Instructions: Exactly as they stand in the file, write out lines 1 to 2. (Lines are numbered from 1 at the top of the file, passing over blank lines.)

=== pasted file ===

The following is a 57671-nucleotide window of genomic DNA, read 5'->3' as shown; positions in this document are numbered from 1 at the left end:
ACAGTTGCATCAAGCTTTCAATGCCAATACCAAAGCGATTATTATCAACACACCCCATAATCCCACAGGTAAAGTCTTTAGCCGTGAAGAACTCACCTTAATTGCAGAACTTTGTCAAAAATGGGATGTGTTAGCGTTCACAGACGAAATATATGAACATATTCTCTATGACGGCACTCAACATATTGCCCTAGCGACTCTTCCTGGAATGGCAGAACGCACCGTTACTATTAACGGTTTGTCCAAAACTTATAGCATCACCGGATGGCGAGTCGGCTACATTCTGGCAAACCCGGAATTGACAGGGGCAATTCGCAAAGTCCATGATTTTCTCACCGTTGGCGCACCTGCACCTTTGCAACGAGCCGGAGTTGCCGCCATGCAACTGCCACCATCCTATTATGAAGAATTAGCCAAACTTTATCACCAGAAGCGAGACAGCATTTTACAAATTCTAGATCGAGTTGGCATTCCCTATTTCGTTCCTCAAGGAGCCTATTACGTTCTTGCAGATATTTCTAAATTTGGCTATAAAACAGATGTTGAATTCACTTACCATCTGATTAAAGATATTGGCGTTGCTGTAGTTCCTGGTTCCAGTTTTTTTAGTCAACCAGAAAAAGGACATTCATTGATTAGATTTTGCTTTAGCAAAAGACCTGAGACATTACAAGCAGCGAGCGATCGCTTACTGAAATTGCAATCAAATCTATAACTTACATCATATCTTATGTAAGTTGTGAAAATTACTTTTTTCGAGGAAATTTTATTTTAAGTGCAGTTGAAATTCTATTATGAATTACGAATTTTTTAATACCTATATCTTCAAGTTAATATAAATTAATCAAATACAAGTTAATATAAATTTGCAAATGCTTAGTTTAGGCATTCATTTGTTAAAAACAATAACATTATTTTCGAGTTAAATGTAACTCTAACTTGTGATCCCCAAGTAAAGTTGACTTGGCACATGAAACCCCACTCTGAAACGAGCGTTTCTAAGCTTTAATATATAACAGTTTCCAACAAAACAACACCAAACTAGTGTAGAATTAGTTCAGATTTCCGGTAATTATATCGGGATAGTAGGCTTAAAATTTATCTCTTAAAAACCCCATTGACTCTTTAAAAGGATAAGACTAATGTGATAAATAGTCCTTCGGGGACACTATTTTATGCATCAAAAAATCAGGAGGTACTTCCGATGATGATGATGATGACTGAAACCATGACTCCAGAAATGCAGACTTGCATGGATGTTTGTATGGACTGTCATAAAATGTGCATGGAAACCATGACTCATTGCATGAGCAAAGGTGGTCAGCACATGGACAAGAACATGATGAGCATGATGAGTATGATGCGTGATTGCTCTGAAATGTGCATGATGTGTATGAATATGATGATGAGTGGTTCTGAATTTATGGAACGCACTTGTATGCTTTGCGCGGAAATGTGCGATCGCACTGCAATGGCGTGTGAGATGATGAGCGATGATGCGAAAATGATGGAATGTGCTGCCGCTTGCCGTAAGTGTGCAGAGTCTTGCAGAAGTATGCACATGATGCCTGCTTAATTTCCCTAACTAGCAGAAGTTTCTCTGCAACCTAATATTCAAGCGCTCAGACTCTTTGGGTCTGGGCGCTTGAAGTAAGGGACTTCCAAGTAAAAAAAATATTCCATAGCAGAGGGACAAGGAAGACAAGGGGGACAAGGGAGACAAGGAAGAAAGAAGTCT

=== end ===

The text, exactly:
The following is a 57671-nucleotide window of genomic DNA, read 5'->3' as shown; positions in this document are numbered from 1 at the left end:
ACAGTTGCATCAAGCTTTCAATGCCAATACCAAAGCGATTATTATCAACACACCCCATAATCCCACAGGTAAAGTCTTTAGCCGTGAAGAACTCACCTTAATTGCAGAACTTTGTCAAAAATGGGATGTGTTAGCGTTCACAGACGAAATATATGAACATATTCTCTATGACGGCACTCAACATATTGCCCTAGCGACTCTTCCTGGAATGGCAGAACGCACCGTTACTATTAACGGTTTGTCCAAAACTTATAGCATCACCGGATGGCGAGTCGGCTACATTCTGGCAAACCCGGAATTGACAGGGGCAATTCGCAAAGTCCATGATTTTCTCACCGTTGGCGCACCTGCACCTTTGCAACGAGCCGGAGTTGCCGCCATGCAACTGCCACCATCCTATTATGAAGAATTAGCCAAACTTTATCACCAGAAGCGAGACAGCATTTTACAAATTCTAGATCGAGTTGGCATTCCCTATTTCGTTCCTCAAGGAGCCTATTACGTTCTTGCAGATATTTCTAAATTTGGCTATAAAACAGATGTTGAATTCACTTACCATCTGATTAAAGATATTGGCGTTGCTGTAGTTCCTGGTTCCAGTTTTTTTAGTCAACCAGAAAAAGGACATTCATTGATTAGATTTTGCTTTAGCAAAAGACCTGAGACATTACAAGCAGCGAGCGATCGCTTACTGAAATTGCAATCAAATCTATAACTTACATCATATCTTATGTAAGTTGTGAAAATTACTTTTTTCGAGGAAATTTTATTTTAAGTGCAGTTGAAATTCTATTATGAATTACGAATTTTTTAATACCTATATCTTCAAGTTAATATAAATTAATCAAATACAAGTTAATATAAATTTGCAAATGCTTAGTTTAGGCATTCATTTGTTAAAAACAATAACATTATTTTCGAGTTAAATGTAACTCTAACTTGTGATCCCCAAGTAAAGTTGACTTGGCACATGAAACCCCACTCTGAAACGAGCGTTTCTAAGCTTTAATATATAACAGTTTCCAACAAAACAACACCAAACTAGTGTAGAATTAGTTCAGATTTCCGGTAATTATATCGGGATAGTAGGCTTAAAATTTATCTCTTAAAAACCCCATTGACTCTTTAAAAGGATAAGACTAATGTGATAAATAGTCCTTCGGGGACACTATTTTATGCATCAAAAAATCAGGAGGTACTTCCGATGATGATGATGATGACTGAAACCATGACTCCAGAAATGCAGACTTGCATGGATGTTTGTATGGACTGTCATAAAATGTGCATGGAAACCATGACTCATTGCATGAGCAAAGGTGGTCAGCACATGGACAAGAACATGATGAGCATGATGAGTATGATGCGTGATTGCTCTGAAATGTGCATGATGTGTATGAATATGATGATGAGTGGTTCTGAATTTATGGAACGCACTTGTATGCTTTGCGCGGAAATGTGCGATCGCACTGCAATGGCGTGTGAGATGATGAGCGATGATGCGAAAATGATGGAATGTGCTGCCGCTTGCCGTAAGTGTGCAGAGTCTTGCAGAAGTATGCACATGATGCCTGCTTAATTTCCCTAACTAGCAGAAGTTTCTCTGCAACCTAATATTCAAGCGCTCAGACTCTTTGGGTCTGGGCGCTTGAAGTAAGGGACTTCCAAGTAAAAAAAATATTCCATAGCAGAGGGACAAGGAAGACAAGGGGGACAAGGGAGACAAGGAAGAAAGAAGTCT